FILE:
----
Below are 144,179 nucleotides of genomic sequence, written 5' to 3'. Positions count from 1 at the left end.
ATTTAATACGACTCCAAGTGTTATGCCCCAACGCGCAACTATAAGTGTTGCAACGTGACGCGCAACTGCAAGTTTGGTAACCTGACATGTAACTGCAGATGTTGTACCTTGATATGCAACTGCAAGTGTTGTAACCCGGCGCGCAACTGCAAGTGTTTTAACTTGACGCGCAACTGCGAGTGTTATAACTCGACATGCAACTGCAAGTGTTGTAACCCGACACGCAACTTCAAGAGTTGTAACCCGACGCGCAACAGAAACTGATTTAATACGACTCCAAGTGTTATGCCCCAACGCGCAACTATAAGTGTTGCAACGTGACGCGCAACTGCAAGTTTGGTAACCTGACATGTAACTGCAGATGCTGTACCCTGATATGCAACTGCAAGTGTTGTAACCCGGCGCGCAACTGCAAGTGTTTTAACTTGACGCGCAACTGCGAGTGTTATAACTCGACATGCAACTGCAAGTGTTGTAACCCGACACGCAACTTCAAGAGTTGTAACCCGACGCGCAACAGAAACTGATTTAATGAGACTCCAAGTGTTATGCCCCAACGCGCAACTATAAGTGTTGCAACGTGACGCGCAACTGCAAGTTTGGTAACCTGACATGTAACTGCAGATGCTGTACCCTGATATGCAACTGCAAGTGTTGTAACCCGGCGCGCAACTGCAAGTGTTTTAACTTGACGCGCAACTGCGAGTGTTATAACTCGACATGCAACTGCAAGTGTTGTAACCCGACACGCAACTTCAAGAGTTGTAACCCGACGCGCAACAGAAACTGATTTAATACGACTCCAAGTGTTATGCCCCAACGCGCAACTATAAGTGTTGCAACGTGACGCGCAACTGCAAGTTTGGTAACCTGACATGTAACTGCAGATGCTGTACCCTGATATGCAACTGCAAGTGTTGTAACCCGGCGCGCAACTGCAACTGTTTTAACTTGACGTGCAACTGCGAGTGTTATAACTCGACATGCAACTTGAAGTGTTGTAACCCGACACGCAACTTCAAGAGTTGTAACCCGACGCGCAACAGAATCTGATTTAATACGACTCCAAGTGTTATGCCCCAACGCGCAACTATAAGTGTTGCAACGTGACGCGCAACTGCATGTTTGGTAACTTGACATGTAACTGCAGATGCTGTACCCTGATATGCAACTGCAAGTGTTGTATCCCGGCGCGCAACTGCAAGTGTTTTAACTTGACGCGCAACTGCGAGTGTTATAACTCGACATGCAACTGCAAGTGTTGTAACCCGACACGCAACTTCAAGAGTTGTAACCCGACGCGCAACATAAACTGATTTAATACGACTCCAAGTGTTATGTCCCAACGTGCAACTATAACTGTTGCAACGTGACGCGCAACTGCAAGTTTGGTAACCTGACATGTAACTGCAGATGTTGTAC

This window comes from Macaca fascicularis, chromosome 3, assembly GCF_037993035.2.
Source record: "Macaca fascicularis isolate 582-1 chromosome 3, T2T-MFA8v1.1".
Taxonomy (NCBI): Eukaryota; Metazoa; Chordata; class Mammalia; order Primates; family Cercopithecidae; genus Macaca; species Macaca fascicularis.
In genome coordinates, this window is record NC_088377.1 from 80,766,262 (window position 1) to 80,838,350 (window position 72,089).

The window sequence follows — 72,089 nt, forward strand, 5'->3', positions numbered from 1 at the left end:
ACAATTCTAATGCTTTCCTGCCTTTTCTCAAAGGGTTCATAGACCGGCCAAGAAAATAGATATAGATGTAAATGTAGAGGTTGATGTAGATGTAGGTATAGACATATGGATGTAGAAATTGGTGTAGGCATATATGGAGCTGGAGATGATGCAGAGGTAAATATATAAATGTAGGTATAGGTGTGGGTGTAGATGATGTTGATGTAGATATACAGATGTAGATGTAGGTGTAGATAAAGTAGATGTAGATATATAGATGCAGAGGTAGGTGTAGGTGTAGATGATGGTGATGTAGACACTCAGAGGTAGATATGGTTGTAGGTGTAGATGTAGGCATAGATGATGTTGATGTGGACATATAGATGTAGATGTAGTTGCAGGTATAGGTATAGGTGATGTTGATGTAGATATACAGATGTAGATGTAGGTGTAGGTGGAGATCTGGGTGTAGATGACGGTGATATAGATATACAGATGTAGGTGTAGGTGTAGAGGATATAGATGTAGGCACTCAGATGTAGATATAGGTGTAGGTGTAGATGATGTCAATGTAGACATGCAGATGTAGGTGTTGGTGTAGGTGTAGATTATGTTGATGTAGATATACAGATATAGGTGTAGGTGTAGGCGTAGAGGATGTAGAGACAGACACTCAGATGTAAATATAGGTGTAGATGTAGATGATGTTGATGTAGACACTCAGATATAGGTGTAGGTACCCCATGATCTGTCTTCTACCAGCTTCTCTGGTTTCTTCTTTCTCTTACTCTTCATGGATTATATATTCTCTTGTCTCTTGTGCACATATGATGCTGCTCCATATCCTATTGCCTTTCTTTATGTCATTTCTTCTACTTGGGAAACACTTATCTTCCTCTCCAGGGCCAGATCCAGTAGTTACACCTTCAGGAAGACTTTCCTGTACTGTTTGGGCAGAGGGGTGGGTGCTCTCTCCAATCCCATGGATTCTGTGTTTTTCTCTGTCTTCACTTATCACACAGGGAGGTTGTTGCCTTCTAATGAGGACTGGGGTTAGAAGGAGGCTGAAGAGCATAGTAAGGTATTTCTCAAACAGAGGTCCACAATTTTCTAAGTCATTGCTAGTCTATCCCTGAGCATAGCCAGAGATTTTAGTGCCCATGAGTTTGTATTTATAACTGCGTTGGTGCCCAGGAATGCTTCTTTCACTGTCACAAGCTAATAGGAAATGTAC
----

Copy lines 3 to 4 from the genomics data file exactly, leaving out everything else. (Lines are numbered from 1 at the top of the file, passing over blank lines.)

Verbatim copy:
This window comes from Macaca fascicularis, chromosome 3, assembly GCF_037993035.2.
Source record: "Macaca fascicularis isolate 582-1 chromosome 3, T2T-MFA8v1.1".